8. If I could describe the new T70's in a word, it'd probably be "sportier". They're smaller, lighter and (presumably) faster and zippier. If I had to stat one up on the fly, I'd probably use the stat block of an A-Wing, upgrade the armement to Quad Lasers, Autoblaster Turret and Protons, and replace the navicomp with an Astromech Socket. Yes that would mean it's like an A-Wing only better, but that's fine for two reasons in my book; it's a much newer design, and it's an X-Wing, and X-Wings are awesome. Aside: I think the Autoblaster turret is silly, weather it's best represented by a personal or planetary scale weapon, it would make better sense to use that space for stronger shields or more avionics systems, anything to give you a better chance of getting the enemy back in front of the four gigantic laser cannons you already have.
  9. So I've been looking at lists of Canon and Legends Star Destroyers and while some of them are quite good, I honestly couldn't use most of them with a straight face. So I put the question to you, dear forum trawlers; what would you consider to be "good" names for Imperial Star Destroyers? My first instinct would be to use names inspired by the British naval tradition of naming ships after martial virtues, and mix in some Orwellian undertones as well as names that are more subtly ominous than the apparent canon baseline. So far I've come up with the following: Imposition of Law Destrier White Herald Implacable Valour Unified Will Burden of Supremacy Surprise Tyranny of Choice Duty of Man Merciless Banner of Peace Vigilant Divine Right Folly of Tolerance Diplomat Call it Peace Any thoughts? Suggestions? Alternate naming schemes?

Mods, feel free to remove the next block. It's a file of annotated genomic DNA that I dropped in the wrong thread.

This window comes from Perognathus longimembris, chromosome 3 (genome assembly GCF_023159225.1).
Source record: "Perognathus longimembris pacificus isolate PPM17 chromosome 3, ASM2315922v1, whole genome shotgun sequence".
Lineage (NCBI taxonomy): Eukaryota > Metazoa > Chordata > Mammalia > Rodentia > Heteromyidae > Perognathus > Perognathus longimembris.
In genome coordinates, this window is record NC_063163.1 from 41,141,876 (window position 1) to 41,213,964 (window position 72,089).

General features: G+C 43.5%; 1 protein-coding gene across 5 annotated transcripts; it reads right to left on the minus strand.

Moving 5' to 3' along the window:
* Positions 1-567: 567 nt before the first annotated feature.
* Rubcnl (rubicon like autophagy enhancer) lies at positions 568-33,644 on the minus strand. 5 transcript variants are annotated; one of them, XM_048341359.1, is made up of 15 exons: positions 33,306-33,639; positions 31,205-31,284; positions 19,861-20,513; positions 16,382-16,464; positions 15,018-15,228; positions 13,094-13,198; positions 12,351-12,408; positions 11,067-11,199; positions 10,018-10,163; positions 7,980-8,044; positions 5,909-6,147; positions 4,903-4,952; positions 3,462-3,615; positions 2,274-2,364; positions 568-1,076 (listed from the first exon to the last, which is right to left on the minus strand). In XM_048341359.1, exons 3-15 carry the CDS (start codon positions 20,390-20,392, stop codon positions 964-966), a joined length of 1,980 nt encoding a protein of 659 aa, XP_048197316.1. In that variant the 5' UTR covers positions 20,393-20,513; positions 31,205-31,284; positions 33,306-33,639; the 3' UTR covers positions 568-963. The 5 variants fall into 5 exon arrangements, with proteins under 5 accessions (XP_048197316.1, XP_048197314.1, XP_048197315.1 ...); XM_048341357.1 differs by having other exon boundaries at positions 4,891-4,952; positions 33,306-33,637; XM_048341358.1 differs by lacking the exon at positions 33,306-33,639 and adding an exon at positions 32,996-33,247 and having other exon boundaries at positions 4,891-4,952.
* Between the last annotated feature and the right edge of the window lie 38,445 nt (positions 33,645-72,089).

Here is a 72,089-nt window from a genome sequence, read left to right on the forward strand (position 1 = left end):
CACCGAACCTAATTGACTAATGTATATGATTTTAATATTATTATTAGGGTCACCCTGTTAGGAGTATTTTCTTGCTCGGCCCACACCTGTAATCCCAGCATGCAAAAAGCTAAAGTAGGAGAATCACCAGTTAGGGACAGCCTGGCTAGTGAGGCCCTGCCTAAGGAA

10. My understanding is that Rousing Oratory specifically represents an almost supernatural level of inspirational speaking. You can incite rebellion and inspire troops with normal abilities, but Rousing Oratory represents something beyond that. Even in a setting as hammy as Star Wars, it takes more than a single impressive speech to convince most people that they could rise up against something with the ability and will to crush them like bugs, and not be crushed. As for using it on Rebel Soldiers, the justification is thinner and less likely to come up, granted. But even then, Rousing Oratory allows you to attempt things with charisma alone that you normally could not, it elevates your persuasiveness and leadership to the level of a superpower. At least, that's my reading.
  11. The impression I've gotten through play and immersion in the rule book was that Parry and Reflect are fairly balanced... If both parties are wearing Cortosis. That is to say, those talents seem to have been balanced and playtested with end game play in mind.
  12. My short answer is "No and no". My long answer is "No and no, but pace yourself. Most Force powers require a force rating of a couple of points higher than their minimum requirement before mastering them is worthwhile."
  13. I wouldn't mention this as it's more concealment than disguise, but severed limbs seem to be extremely common in my playing experience. My Jedi upgraded his replacement forearm with a Cybernetic Cavity; perfect for a lightsaber both in terms of storage capacity and ability to outfox weapon scanners by hiding a powered device inside a larger powered device. I'm hoping my dismemberment days are over, but at least if I lose another limb I'll have more space for another lightsaber! XD
  14. Good to know, thanks. I'm curious because a house rule or two has been applied to morality at my table that has, in my opinion, broken the morality system. If I can't get the RAW restored, I can at least bring Light Side rewards to the GM's attention. Last session especially was filled with utterly selfless heroics that deserve recognition, including a PC taking an already damaged tramp freighter, and flying it solo to the rescue of a hamlet which was currently under orbital bombardment from an Imperial I-Class Star Destroyer. She was frantically darting and weaving through the rain of laser fire, making nail biting dust-off after dust-off until she had saved every single living soul left, cramming about twenty people aboard her tiny ship and making off like a bandit with squadrons of TIE's screaming in to try and finish the job. She's not even a great pilot, she just saw what was right and went for it. Pure Light Side heroics.